A suggestion that CARICOM heads meet as soon as possible, and come up with a strategy to deal with any possible fallout or dangerous scenarios, resulting from the recent détente between the United States and Iran.
It comes from Strategic Security Consultant and former Director of the National Operations Centre, Commander Garvin Heerah, who says Trinidad and Tobago should take the lead on this.
He warns that countries around the world where US interests are located have now been made more vulnerable, as a result of the current situation between Washington and Tehran.
“Iran has made a clarion call to all of their supporters,” he states. “To all of their proxy forces—those are forces that are backed by the Iranian government and their sympathisers—to wage an attack on the US government."
He is urging CARICOM leaders to get together quickly and come up with an appropriate response to what could happen next.
"You will find that people will be wrongfully accused, wrongfully profiled, wrongfully investigated,” he warns. “We've seen that before. Some of us actually have been the victims of that when we've travelled internationally based on that sort of profiling, especially at international airports and sea ports. That's a disadvantage. It is something that rolls out of these sorts of issues."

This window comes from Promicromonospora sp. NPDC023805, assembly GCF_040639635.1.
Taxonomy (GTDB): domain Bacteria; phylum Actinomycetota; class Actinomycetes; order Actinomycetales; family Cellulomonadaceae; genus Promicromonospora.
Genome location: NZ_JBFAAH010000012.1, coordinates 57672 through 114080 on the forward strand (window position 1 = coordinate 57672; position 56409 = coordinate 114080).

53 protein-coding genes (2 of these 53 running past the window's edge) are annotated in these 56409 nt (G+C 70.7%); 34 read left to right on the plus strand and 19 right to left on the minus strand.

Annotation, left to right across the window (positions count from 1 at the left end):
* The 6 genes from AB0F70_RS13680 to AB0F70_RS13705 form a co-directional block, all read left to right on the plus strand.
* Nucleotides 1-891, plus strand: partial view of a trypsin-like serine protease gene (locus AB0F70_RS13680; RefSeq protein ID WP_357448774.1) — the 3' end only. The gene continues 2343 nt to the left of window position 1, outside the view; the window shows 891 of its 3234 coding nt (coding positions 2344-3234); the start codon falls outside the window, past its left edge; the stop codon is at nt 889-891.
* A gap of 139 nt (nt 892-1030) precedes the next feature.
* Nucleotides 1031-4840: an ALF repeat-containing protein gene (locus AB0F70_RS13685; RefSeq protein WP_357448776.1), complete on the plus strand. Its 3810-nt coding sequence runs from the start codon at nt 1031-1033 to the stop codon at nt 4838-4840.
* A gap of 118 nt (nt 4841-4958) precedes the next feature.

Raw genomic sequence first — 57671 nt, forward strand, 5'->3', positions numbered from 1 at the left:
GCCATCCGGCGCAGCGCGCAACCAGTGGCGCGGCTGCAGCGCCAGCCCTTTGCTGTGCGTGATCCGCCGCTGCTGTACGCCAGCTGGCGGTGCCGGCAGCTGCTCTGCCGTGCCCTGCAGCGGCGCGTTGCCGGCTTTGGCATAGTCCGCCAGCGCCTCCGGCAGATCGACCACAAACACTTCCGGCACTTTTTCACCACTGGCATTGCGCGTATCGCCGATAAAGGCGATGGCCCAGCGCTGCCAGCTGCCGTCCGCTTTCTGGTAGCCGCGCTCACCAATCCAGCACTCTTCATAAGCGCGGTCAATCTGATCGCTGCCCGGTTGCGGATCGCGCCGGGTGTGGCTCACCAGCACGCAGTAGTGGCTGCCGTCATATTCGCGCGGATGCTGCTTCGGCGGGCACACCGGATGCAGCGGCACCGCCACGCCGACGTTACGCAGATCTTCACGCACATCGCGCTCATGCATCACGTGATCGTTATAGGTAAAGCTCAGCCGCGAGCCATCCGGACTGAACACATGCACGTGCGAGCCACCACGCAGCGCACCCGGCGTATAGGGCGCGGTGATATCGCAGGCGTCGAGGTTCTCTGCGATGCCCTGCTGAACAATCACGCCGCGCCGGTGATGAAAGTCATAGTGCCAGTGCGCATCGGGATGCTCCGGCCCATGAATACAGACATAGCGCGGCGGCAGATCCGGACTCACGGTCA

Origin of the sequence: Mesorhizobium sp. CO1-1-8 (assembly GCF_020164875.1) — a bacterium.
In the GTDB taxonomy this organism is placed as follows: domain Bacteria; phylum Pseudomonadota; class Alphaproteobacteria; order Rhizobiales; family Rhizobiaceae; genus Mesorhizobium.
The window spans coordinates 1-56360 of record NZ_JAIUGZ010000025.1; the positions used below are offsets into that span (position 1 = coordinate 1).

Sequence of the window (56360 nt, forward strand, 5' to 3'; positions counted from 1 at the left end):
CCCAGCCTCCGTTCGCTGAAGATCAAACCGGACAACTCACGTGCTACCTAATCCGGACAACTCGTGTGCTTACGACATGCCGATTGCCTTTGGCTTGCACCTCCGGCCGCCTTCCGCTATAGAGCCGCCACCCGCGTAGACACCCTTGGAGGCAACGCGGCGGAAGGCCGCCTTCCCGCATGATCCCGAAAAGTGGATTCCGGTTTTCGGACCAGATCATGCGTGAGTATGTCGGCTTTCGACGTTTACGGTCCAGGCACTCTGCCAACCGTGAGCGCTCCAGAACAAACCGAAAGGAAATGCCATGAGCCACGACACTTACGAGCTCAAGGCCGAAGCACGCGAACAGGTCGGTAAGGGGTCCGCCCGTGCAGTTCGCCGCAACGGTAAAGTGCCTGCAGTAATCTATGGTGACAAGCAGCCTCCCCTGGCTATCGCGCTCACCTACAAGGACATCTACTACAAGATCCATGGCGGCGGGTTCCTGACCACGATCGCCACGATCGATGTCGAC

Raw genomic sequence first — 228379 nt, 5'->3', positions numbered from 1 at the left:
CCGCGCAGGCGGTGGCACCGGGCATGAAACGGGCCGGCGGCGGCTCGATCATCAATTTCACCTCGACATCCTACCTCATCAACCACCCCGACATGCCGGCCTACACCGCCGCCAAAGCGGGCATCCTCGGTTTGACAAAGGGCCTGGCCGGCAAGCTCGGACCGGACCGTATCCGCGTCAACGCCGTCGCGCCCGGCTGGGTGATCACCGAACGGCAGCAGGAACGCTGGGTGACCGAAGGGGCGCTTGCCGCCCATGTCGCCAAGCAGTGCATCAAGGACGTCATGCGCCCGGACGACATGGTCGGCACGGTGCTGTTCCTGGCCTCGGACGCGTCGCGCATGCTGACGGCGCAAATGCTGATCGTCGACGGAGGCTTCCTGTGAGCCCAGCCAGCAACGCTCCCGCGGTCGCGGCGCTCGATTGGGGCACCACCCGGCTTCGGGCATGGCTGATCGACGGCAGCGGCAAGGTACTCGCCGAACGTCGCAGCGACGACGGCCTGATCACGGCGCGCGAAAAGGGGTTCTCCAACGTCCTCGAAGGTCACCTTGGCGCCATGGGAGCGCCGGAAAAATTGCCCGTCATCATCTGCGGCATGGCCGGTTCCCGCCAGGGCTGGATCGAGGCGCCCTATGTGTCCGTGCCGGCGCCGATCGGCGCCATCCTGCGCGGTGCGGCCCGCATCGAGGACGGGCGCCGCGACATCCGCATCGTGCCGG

Commander Heerah says security officials in the Caribbean must take proactive moves and engage in strategies to ensure the safety and security of their citizens, because real threats already may be embedded in their populations.
“They must pay specific attention to what might be the existence of ‘sleeper cells’. Or at least, increasing our intelligence gathering to listen out to the chatter that is taking place, especially in the realm of the dark web." He adds: “There is evidence that there are sleeper cells in our region. Because of that, there can be that sort of personal sympathiser type of approach, where people may take it onto their own as lone wolves, for instance, to treat with the issue."
Both the US and Iran have reported to the United Nations Security Council that their missile strikes against each other were acts of self-defence.
And both have reserved the right to engage in similar defensive action in the future.
Story by JESSIE-MAY VENTOUR